Sherlock Holmes has an iPhone, Watson blogs: The 21st-century version of Sherlock, a BBC phenomenon, begins Sunday on Masterpiece Mystery. Jace Lacob talks to its creators and stars.
There are few fictional characters as beloved and as omnipresent within the collective consciousness as Arthur Conan Doyle’s Sherlock Holmes, the “consulting” detective with a nose for deduction and a flair for the impossible.
The role has been played by everyone from Robert Downey, Jr.—who starred in Guy Ritchie’s Sherlock Holmes last year—to Basil Rathbone, who played Holmes as a Nazi-fighting detective in 1940s London in a series of 14 films that took the detective and his trusted companion, ex-army surgeon Dr. Watson out of the original novels’ Victorian trappings.
Steven Moffat and Mark Gatiss, both known for their work on the British sci-fi series Doctor Who, hatched a scheme to bring Holmes and Watson to the present day for the BBC. Their take on the supercilious detective, Sherlock, launches Sunday on PBS’ Masterpiece Mystery after a hugely successful run in the U.K., where it racked up nearly 10 million viewers each week.
The three-episode season stars Benedict Cumberbatch ( Small Island) and Martin Freeman ( The Office). Freeman made headlines this week when he was confirmed as the lead in Peter Jackson’s Lord of the Rings prequel, The Hobbit, where he will play another iconic literary figure, Bilbo Baggins, a role originated by Ian Holm.
Sherlock’s genesis occurred during a series of train trips back and forth to Cardiff, Wales, where Doctor Who is shot, after Moffat and Gatiss admitted to an embarrassing Holmesian truth: that they both preferred those anachronistic Basil Rathbone/Nigel Bruce adaptations to the Victorian ones.
“As a little child, I remember being slightly cross about it, but I remember thinking they’re so much more fun,” said Moffat, sitting alongside Gatiss in a deserted ballroom at the Beverly Hilton in August. “They capture the lightness, the humor, the fun, the gratuitous luridness of Doyle’s original stories in a way that many of the grander, more important adaptations completely miss.”
It’s only fitting then that Moffat and Gatiss should pick up Holmes and Watson and deposit them in the 21st century, in a London that’s vastly different from the Victoriana of Doyle’s novels and yet eerily similar, a city that runs on the fumes of industrialization.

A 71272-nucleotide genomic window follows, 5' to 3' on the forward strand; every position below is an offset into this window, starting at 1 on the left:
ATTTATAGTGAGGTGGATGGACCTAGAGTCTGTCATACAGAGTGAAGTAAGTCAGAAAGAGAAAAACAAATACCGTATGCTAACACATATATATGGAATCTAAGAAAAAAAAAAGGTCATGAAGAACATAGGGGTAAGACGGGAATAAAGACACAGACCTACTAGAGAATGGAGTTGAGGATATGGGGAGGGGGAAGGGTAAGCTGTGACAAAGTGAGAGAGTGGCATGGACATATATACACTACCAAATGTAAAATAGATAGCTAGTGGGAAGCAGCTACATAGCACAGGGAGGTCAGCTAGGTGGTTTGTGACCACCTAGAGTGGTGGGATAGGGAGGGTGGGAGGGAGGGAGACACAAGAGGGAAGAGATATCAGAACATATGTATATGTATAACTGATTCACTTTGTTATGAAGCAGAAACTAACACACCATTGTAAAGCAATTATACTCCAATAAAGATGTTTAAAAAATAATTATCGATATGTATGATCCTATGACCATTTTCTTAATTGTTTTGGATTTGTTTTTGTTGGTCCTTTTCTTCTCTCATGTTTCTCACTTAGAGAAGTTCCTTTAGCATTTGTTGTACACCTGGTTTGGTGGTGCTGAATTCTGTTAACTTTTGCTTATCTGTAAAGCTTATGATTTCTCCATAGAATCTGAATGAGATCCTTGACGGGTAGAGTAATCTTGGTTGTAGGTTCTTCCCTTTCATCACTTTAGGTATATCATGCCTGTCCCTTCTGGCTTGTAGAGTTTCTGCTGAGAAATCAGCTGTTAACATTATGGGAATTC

The sleuths’ tools are iPhones, GPS tracking, and text messages, as Moffat and Gatiss have given the audience a technologically proficient Holmes that’s uniquely suited to our modern age, while retaining elements of the original, such as the 221B Baker Street address, Inspector Lestrade (Rupert Graves), and landlady Mrs. Hudson (Una Stubbs). Watson’s blog posts become an ongoing account of Holmes’ exploits and text messages appear on screen as thought bubbles, an invention of director Paul McGuigan.
“We are precisely as respectful and reverential as Sherlock Holmes’ creator was, i.e., not,” said Gatiss. “But that comes from a place of love. He used to write the stories in crowded rooms. The reason for all the wonderful, odd continuity errors—like Professor Moriarty having the same Christian name as his brother or how Watson’s wound keeps moving—was because he dashed them off. He was a genius so therefore his version of dashing it off is rather amazing. We wanted to get that sort of fun back.”
“He’s a work-obsessed sociopath who is almost divinely gifted,” said Cumberbatch.
Make no mistake: the bold and brainy Sherlock is a madcap thrill-ride, with Cumberbatch’s Holmes a misanthropic genius who doesn’t gladly suffer fools.
“He’s a work-obsessed sociopath who is almost divinely gifted,” said Cumberbatch. “The deduction, the idea of understanding through circumstances, stimulus, and evidence is a bigger bracket, whether it’s human behavior, whether it’s a bit of mud left behind, whether it’s blood or a wedding ring shinier on the inside than the outside, whether it’s a coat being damp. The details of life… he makes everything suddenly seem more exotic.”
“The arc of his character over the three stories is how he becomes humanized by Watson,” he continued. “He’s a man who wants to be a God. He wants to be able to control and do away with the unimportant, the mediocre, the stupid, and even the victims. He’s interested in the game… and that leads headlong into morality by the end.”